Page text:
The evening before the show was to open, the Los Angeles "Red Squad" attacked and destroyed every one to insure that the controversial images would never reach the light of day. Two of the frescoes Lehman worked on were ruined. Analogy: Capital/Labor shown to the right is the only remaining photograph of one of the destroyed murals.
Harold found out about the destruction the following day when he got a call from his aunt who reported having read an article in the Los Angeles Times that morning about the attack on the paintings. He and the other artists went to the gallery and saw all their work turned to rubbish on the floor. Nothing was salvageable. From the blows made by the police hitting the frescoes with the butts of their rifles, all that remained of the frescoes were crumbled bits on the floor. The art critic of the Los Angeles Times, Arthur Millier reported,
A series of frescoes done by the 'Syndicate' and raided at the John Reed Club showed Negroes being 'oppressed' by the Law.... Communist propaganda paints a false and exaggerated picture to accomplish one end - the destruction of existing institutions. No matter how brilliant such work may sometimes be, its merit as Art is no justification for its preservation.
The artists hired a lawyer to sue the police for the vandalism and destruction of their artwork. It was a notorious trial at the time. The judge was hostile to them from the start and the political atmosphere at the time was antagonistic to anything that challenged the status quo, especially with the theme of revolution or anti-capitalism. The artists had to provide evidence and witnesses to prove that they were not revolutionary - even if the artwork was...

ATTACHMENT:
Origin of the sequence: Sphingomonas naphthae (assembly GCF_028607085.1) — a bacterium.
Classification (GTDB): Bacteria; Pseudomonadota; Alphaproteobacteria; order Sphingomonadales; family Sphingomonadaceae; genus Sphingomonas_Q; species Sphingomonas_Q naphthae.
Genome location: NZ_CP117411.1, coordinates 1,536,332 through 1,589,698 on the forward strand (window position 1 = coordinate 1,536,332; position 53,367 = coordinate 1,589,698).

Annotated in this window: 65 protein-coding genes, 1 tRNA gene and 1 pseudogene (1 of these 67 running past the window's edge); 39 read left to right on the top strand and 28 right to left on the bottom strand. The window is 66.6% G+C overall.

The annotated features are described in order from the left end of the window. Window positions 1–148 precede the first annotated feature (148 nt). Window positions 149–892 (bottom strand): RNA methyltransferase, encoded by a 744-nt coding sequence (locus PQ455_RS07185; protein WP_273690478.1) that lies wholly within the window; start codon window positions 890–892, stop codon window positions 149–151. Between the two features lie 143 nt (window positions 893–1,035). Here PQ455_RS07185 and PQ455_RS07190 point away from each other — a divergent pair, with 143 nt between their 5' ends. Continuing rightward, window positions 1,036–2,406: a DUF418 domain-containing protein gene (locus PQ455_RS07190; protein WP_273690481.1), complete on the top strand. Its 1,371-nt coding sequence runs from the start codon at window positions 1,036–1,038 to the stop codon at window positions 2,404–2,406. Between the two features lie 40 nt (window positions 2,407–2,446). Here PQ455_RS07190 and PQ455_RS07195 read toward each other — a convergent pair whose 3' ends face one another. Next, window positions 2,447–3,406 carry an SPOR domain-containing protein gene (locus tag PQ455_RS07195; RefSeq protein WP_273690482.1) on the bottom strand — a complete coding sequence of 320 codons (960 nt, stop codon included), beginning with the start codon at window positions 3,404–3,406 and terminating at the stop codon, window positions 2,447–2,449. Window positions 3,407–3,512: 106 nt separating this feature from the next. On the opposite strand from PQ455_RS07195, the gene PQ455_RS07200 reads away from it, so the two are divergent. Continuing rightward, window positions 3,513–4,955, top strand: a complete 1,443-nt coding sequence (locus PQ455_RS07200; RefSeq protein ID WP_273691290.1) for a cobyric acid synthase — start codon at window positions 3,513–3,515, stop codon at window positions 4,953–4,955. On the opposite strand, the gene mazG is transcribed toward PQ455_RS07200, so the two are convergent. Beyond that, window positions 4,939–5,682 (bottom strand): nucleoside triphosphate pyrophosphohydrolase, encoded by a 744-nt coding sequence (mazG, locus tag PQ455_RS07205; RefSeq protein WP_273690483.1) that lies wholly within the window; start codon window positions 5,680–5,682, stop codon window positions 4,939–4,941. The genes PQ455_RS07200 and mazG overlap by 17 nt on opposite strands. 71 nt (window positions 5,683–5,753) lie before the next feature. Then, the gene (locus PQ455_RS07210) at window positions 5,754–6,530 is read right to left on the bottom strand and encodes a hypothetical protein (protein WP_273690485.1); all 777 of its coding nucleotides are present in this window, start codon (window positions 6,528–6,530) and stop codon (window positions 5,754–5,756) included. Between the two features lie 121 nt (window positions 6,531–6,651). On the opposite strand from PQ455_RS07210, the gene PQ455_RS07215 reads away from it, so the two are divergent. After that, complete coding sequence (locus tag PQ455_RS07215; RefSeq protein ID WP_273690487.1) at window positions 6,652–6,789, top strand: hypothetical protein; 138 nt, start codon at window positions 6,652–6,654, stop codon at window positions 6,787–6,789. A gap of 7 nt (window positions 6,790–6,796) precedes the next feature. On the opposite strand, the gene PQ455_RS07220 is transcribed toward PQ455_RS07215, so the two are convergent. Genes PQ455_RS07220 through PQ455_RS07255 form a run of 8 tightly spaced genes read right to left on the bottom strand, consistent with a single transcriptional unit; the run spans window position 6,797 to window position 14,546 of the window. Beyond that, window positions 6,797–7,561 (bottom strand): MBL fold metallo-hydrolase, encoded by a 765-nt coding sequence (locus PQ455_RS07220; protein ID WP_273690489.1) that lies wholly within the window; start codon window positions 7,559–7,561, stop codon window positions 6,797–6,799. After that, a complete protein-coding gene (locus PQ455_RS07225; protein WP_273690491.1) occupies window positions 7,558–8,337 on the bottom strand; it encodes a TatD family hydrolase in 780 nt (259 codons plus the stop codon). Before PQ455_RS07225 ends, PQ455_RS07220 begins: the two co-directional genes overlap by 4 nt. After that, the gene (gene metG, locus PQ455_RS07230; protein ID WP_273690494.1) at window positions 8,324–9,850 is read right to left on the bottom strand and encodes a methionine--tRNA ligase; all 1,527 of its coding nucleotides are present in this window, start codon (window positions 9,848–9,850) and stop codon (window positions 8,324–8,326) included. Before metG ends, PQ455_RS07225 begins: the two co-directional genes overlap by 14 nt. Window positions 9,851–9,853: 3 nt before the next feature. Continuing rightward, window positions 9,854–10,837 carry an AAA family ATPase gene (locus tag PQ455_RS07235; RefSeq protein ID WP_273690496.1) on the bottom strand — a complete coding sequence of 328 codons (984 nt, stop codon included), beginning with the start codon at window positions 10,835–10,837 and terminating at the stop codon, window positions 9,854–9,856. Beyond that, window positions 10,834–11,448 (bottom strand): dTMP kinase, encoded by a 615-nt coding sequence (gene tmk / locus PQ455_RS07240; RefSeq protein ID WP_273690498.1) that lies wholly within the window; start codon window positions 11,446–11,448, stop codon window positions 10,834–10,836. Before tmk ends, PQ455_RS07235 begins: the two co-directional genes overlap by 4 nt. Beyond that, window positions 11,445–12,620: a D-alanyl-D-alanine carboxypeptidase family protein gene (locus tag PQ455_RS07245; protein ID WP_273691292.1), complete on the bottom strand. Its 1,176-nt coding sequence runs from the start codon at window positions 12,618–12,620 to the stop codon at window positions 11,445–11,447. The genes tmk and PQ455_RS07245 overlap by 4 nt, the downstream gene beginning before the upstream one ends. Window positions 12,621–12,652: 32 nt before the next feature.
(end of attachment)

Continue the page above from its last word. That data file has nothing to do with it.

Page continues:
At the hearing, the artists' lawyer presented photographs of the destroyed frescoes. The judge examined the photographs. He didn't like the idea that creative people would engage in this type of expression. To prove the value of the works of art in front of the judge, the lawyer brought an art dealer into court by the name of Murray Hantman to support the artists.
The defense attorney for the police showed the photographs of the frescoes to Hantman, asking after each one - "How much was this one worth?" Hantman would give a figure. After going through all of the photographs, the lawyer produced the same photographs a second time, and not realizing it, Hantman gave different answers regarding their worth. The lawyer responded, "How come now you're saying it was worth $400, when ten minutes ago you said it was worth $300?" (approximate figures) In this way the lawyer discredited and undermined the only witness the artists had and as a result the judge threw out the case, falsely concluding that the painters themselves might have destroyed their own paintings for the publicity and to increase the value of their own artwork.
Bloc of Painters. Postcard to promote the exhibit at the John Reed Club on Feb 17, 1933
Analogy: Capital/Labor. Harold Lehman. Portable fresco created as a member of the the Bloc of Painters organized by Siqueiros and destroyed by the Los Angeles Red Squad.
Untitled. Reuben Kadish. Portable fresco created as a member of the the Bloc of Painters organized by Siqueiros and destroyed by the Los Angeles Red Squad.
Untitled. Luis Arenal. Portable fresco created as a member of the the Bloc of Painters organized by Siqueiros and destroyed by the Los Angeles Red Squad.